• Woody’s loyalty to Andy can be explained by the theory that he originally belonged to Andy’s dad, Andy Sr.
  • The theory suggests that Woody’s undying loyalty to Andy stems from his previous bond with Andy Sr., who died of polio.
  • Despite being debunked, the theory explains Woody’s determination to stay by Andy’s side and his lack of fixation on being played with.



In Toy Story, Andy grows from childhood to his college years, but since only his mother is shown, many fans wonder, “Where is Andy’s dad in Toy Story?” Andy’s best friend in the movies is his cowboy doll Woody, and one theory posits that Woody first belonged to Andy’s absent father. In a near-unprecedented circumstance, all four Toy Story movies are generally considered to be excellent, with the franchise completely escaping the law of diminishing returns, and it was mostly Andy’s story.

The first movie showed Andy as a child, with the toys as his beloved companions. While Andy would eventually grow up and pass on his toys to Bonnie, and Woody would end up going off to a free outdoor life at the end of Toy Story 4, it’s safe to say Woody will always have a special place in his heart for Andy, and vice versa. There may be an extra reason for their attachment to each other: Woody previously belonged to Andy’s father, raising the question of where Andy’s dad is in Toy Story.


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How Woody Could Have Belonged To Andy’s Dad

Woody in Toy Story 4 and Andy in Toy Story 3

Andy’s dad never appears in any of the Toy Story films, and his absence is never addressed. Several theories sprung up to explain that, including some in which Andy’s parents got divorced. One theory suggests Andy’s dad died before Toy Story 1, after a childhood battle with polio. The theory goes back to a man named Mike Mozart, who revealed it on the Super Carlin Brothers YouTube channel in 2017. Mozart was a friend of Joe Ranft, who worked for Pixar and has a story credit for Toy Story 1.

Mozart says Ranft revealed to him that Andy’s dad was also named Andy, and that name was carved into Sheriff Woody not by Andy, but in the 1950s by Andy’s father. After he got polio, Andy Sr.’s toys were burned, but he hid Woody, sparing the cowboy doll that fate. Andy recovered from the illness, grew up, met his wife, and they had a son — but not long after Andy’s sister Molly was born, the theory posits that Andy developed post-polio syndrome, a condition that ultimately led to his death.

The doll was a one-of-a-kind prototype that came into Andy Sr.’s possession.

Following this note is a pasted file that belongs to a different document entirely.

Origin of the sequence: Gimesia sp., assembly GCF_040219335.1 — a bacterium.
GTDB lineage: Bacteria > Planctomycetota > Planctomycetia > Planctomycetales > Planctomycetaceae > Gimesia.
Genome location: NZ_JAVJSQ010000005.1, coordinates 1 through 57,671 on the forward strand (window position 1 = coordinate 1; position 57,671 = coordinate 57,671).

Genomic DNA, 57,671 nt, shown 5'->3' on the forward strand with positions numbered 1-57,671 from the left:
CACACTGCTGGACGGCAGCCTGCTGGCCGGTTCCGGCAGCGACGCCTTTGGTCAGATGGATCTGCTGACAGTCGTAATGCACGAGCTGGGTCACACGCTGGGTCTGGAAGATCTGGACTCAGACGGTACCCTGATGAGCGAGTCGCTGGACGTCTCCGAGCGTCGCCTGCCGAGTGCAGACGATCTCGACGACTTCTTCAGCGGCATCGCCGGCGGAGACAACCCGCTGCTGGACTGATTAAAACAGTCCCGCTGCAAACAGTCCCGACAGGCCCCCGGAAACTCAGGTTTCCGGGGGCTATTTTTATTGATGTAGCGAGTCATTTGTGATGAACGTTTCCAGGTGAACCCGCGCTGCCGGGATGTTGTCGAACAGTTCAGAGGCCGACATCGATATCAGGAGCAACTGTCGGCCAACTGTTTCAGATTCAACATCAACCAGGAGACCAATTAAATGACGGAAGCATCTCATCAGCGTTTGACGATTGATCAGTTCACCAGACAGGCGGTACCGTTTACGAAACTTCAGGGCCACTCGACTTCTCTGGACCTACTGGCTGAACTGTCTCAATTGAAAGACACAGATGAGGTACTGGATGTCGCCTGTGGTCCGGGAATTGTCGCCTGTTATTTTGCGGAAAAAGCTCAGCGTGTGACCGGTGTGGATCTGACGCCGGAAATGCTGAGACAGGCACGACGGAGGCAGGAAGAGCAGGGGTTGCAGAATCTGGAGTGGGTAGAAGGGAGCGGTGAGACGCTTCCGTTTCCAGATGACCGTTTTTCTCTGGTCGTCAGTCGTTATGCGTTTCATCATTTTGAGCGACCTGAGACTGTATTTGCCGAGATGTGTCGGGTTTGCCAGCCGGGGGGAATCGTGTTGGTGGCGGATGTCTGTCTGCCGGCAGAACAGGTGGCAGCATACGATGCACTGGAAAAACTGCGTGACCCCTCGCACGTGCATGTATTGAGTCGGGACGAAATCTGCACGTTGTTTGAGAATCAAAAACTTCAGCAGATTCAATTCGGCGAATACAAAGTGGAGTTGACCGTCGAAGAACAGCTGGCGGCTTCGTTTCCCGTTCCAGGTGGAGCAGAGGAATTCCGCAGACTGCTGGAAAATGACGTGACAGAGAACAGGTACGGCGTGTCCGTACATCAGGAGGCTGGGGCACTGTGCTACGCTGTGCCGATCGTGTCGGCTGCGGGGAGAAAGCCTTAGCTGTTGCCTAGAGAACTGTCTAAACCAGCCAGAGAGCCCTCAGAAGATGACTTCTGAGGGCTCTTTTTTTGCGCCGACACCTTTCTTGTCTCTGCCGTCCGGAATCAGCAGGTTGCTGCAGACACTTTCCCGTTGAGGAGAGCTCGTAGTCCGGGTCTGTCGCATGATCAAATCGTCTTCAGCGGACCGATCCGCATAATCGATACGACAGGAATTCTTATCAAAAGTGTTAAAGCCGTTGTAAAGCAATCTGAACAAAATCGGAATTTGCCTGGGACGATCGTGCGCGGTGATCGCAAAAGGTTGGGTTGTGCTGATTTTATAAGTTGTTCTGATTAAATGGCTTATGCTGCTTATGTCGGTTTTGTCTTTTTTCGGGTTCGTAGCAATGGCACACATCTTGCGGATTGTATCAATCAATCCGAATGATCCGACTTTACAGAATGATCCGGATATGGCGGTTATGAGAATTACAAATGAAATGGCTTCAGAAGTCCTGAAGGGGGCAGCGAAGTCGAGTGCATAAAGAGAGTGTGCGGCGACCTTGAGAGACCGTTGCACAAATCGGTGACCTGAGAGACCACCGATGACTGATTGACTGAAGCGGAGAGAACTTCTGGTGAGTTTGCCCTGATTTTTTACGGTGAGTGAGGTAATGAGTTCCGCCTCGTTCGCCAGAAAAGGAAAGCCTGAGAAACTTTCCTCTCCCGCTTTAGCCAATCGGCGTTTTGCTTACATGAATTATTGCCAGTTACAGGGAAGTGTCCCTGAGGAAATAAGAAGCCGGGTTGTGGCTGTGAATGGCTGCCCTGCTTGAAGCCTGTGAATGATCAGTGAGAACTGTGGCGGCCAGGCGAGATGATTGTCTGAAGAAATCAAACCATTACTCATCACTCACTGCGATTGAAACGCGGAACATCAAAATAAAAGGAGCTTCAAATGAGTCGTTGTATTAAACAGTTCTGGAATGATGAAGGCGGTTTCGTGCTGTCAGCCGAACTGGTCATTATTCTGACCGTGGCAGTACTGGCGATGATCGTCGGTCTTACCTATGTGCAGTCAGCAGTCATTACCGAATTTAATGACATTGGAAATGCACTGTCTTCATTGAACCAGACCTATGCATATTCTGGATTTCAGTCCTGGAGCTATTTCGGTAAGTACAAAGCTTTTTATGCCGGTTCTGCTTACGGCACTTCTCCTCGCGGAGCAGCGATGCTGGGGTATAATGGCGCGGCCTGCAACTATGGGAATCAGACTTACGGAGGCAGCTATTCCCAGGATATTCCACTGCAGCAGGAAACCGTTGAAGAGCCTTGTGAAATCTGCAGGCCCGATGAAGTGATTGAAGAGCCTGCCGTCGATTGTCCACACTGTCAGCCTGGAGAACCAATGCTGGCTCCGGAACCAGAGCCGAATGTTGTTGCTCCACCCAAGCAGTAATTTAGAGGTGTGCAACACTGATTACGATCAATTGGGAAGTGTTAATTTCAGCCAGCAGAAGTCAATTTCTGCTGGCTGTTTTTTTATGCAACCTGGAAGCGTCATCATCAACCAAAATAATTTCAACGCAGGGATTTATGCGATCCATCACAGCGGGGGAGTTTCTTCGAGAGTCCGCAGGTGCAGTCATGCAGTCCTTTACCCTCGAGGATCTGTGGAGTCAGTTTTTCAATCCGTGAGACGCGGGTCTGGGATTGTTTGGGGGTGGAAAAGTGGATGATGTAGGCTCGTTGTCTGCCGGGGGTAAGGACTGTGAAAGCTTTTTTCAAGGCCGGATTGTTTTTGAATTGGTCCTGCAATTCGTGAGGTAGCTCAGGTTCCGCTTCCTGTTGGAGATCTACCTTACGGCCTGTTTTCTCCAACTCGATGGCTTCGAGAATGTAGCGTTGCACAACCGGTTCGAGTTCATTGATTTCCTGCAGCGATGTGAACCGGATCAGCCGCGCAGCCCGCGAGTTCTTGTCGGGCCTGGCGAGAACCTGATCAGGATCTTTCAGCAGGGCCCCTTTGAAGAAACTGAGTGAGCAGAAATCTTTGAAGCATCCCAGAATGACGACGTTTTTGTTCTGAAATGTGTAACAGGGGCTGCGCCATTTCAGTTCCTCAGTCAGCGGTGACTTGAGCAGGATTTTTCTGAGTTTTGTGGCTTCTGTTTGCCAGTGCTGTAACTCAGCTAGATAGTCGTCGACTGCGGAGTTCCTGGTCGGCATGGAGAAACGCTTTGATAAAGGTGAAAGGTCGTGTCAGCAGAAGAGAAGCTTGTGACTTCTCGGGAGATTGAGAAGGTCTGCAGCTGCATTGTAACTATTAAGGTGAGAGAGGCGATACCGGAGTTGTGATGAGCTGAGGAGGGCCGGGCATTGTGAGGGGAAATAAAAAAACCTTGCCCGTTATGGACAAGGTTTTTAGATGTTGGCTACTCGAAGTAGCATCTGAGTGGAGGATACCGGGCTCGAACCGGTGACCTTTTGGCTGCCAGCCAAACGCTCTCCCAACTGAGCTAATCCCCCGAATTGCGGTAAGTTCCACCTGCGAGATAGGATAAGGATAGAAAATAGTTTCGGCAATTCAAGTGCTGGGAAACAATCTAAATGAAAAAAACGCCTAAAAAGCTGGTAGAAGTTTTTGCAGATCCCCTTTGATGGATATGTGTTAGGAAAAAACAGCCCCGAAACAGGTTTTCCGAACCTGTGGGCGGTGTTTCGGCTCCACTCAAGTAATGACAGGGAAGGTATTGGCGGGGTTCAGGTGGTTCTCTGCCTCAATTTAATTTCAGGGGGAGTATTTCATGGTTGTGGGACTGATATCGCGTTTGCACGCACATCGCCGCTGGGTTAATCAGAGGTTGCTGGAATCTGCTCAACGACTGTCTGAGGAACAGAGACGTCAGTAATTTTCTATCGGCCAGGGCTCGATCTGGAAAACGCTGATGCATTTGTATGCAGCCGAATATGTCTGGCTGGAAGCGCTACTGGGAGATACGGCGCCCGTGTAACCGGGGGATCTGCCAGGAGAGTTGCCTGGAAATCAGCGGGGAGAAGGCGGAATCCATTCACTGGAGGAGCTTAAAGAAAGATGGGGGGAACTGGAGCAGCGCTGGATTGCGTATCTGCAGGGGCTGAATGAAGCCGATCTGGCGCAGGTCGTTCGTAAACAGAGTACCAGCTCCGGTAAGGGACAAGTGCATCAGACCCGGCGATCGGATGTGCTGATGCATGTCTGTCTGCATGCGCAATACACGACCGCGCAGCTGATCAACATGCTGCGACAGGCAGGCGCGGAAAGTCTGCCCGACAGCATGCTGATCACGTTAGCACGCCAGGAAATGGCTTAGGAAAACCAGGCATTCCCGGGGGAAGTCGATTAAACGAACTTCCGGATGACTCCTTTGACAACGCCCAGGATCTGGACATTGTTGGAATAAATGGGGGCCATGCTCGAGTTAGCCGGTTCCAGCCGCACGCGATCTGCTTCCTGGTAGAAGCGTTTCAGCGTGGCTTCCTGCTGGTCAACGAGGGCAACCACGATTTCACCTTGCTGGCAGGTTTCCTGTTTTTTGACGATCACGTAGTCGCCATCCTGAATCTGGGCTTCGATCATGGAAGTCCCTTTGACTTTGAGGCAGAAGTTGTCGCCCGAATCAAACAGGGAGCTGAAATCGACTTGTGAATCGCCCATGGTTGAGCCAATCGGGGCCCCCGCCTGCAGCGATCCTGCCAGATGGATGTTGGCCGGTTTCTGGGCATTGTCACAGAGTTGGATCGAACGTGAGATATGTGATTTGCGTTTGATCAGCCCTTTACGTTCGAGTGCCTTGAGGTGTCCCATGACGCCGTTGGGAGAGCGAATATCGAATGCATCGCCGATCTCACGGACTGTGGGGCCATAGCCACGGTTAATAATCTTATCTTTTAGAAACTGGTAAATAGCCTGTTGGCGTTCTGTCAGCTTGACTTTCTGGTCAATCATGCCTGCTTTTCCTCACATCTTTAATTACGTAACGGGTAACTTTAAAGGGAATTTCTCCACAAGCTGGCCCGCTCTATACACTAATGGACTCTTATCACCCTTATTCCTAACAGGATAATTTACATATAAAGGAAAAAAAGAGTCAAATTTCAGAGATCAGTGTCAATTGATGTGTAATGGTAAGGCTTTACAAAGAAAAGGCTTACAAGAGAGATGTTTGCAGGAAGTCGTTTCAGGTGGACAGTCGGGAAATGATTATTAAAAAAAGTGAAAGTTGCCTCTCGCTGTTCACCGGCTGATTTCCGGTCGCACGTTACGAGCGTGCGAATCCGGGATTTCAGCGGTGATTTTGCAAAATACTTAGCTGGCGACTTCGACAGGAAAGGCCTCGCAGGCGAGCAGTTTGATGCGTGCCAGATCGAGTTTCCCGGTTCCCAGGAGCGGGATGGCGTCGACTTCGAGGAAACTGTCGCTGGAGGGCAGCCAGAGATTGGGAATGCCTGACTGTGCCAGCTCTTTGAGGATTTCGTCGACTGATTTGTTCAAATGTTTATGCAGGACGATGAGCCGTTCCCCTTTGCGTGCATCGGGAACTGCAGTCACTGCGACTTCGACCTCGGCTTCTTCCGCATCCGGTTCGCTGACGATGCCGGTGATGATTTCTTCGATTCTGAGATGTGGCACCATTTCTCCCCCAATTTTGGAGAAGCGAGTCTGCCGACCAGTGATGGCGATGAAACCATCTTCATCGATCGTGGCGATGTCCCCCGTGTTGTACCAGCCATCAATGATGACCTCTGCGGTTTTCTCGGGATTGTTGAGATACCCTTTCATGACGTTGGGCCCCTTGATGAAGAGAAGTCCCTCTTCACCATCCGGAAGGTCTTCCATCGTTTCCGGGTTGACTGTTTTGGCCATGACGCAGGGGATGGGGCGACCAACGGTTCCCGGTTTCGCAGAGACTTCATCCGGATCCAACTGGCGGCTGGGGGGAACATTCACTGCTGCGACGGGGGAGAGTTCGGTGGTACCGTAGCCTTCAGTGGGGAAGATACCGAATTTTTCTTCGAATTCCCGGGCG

Before dying, Andy’s dad entrusts him with Woody, who is revealed in Toy Story 2 to be quite rare. In this theory, the doll was a one-of-a-kind prototype that came into Andy Sr.’s possession partly in response to his being nearly fatally ill as a child. The theory has become a popular one with many, and Mozart swears it’s true. Another Toy Story writer — and Finding Nemo director — Andrew Stanton, has soundly debunked it on social media, referring to the theory as “fake news.”

Unfortunately, Ranft isn’t around to comment on Mozart’s assertions, as he tragically passed away in a car crash in 2005 at the age of 45. While the theory that Woody belonged to Andy’s dad is fairly plausible, and Andy’s mom does even refer to Woody as “an old family toy,” the way it patches up several Toy Story franchise plot holes seems a bit overly convenient. Plus, Stanton denouncing it so forcefully wouldn’t make sense if it was true. For now, Andy’s dad remains a mystery.


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The Theory Explains Why Woody Is So Loyal

Woody is loyal to Andy to the end of Toy Story. The fact he might’ve belonged to Andy’s dad could explain why. When looking at the other Toy Story toys, Woody’s determination to stay by Andy’s side isn’t even comparable. The Western doll stops at nothing to make sure he’s never separated from his owner, even when replacements weasel their way into the picture. This undying loyalty makes sense when framed with the idea that he’s originally Andy’s dad’s toy, especially if his dad died of Polio.

His main focus would be staying loyal to his first child owner by supporting his second.

It’s in this way that being played with more than the other toys doesn’t factor in for Woody. Rather, his main focus would be staying loyal to his first child owner by supporting his second. It’s possible that Andy Sr. would’ve asked a pre-Toy-Story Woody to watch over his son, not knowing that Woody would understand him, and the toy would’ve taken that to heart, especially as a sheriff.

The Polio theory also explains why Woody from Toy Story didn’t ever remember the TV show Woody’s Round-Up. If he spent most of his days in a hospital with Andy’s dad, it’s likely there wouldn’t be a TV in the 1950s. All in all, the theory holds water and explains why the toy is so loyal to its owner.

Toy Story

Pixar’s first feature film release sees Woody (Tom Hanks), a cowboy doll, confronted by the nightmare of being replaced as his owner Andy’s favorite toy jeopardized when his parents buy him a Buzz Lightyear (Tim Allen) action figure. Stricken by anxiety, Woody hatches a plan to remain the favorite, kicking off a race against time for the toys to be reunited with their owner before his house move makes them permanently Lost Toys.

John Lasseter

Release Date
November 22, 1995

Joss Whedon , Alec Sokolow , Joel Cohen , Andrew Stanton

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